BY Vikramaditya Sahai in Opinion | 23 OCT 20

‘Myself Mona Ahmed’: Revisiting Dayanita Singh’s Landmark Photobook

Taken over a decade and published in 2001, Singh’s book documents the life of her friend Mona Ahmed 

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BY Vikramaditya Sahai in Opinion | 23 OCT 20

This article is the first part of a series on contemporary art in South Asia guest edited by Skye Arundhati Thomas

In 2011, Dayanita Singh’s collection of letters and photographs, Myself Mona Ahmed (2001), meant the world to me. In it, Singh, a photographer and bookmaker, compiles photographs of Mona Ahmed and her correspondence with Walter Keller, the publisher of Scalo Books. Singh first met Mona on an assignment to cover the hijra community. Theirs was an unusual friendship that Singh documented through images, a selection of which she shares in the book. Mona was born in pre-independence India in Old Delhi. First, her family abandoned her due to her gender; then, the hijra community abandoned her too, because of her unconventional decisions. She made her home in a cemetery in Old Delhi, where she passed away in 2018.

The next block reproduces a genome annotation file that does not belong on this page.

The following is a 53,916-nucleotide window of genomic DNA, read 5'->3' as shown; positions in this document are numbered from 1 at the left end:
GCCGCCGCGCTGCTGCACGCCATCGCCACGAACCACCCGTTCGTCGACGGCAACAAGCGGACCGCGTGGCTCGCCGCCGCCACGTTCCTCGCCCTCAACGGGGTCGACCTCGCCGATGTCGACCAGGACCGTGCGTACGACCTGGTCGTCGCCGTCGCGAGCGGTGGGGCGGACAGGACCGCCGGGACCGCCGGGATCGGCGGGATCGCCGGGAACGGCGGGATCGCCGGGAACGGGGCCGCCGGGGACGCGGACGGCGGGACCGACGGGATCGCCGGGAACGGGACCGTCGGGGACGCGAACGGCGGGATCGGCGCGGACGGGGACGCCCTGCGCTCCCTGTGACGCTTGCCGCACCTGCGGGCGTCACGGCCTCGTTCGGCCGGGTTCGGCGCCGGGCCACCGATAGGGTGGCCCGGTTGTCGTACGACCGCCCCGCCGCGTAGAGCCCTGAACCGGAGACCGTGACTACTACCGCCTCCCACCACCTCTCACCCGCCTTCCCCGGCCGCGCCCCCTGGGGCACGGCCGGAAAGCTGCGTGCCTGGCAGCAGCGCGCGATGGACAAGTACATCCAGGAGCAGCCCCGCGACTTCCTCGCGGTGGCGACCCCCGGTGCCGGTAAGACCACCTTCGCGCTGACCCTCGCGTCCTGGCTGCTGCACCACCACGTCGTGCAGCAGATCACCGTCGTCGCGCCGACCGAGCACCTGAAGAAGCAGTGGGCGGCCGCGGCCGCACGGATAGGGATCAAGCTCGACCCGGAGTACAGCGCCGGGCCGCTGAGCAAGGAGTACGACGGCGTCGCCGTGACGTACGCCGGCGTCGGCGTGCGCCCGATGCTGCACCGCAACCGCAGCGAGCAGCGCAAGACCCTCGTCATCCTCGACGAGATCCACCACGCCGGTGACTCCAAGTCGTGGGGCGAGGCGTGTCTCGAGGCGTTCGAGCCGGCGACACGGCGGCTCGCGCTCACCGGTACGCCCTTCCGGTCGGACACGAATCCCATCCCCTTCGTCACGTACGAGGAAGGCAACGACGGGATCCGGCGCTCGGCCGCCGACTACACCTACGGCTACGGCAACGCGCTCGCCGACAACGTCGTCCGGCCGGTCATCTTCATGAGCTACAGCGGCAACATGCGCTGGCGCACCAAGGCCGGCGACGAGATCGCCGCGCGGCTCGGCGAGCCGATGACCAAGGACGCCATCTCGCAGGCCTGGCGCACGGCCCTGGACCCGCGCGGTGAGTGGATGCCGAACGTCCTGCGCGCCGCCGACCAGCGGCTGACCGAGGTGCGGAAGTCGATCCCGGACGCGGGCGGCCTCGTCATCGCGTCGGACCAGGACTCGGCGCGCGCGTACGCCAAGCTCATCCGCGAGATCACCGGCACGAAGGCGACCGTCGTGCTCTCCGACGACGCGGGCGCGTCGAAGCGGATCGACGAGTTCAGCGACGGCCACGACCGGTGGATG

Dayanita Singh, We lie around like a normal mother and daughter, 1992. Courtesy: the artist
Dayanita Singh, We lie around like a normal mother and daughter, 1992. Courtesy: the artist 

Books were the most respectable way of bringing queerness home, no matter how illicit their solicitations. Myself Mona Ahmed offered me relief at a time when trans and hijra lives were less ordinary in the queer politics of Delhi. Today, six years after the historic judgment of the Indian Supreme Court recognizing ‘the third sex’, I continue to turn to Mona to learn from her refusal. 

The first reviews of Singh’s book obsessed over Mona’s eunuch-ness as her uniqueness, emphasizing the gap between Mona (her hijra name) and Ahmed (her given name) as the struggle of her gender. But to read her life only as a struggle to live in her gender is to succumb to the pervasive power of its norms. Ahmed isn’t just a boy’s name; it is also the name by which her mother loved and protected her, a name she grew up with, carried and resisted. Why must trans folx give up their pasts to live in the present? The breath between Mona and Ahmed is a contradiction, but also opens up to the possibility of play. In it, I find compulsion and autonomy – mobility, if not freedom. It is more than gender; it is the divide between two worlds – of being hijra and with family, of offering blessings and receiving respect, of leaving and being asked to stay. 

My beautiful monkey Shabnam (my eunuch brother’s name) that was killed by the Muslims. They said that a monkey is a Hindu god and therefore cannot live in a Muslim graveyard. So they poisoned him. 1999
Dayanita Singh, My beautiful monkey Shabnam (my eunuch brother’s name) that was killed by the Muslims. They said that a monkey is a Hindu god and therefore cannot live in a Muslim graveyard. So they poisoned him, 1999. Courtesy: the artist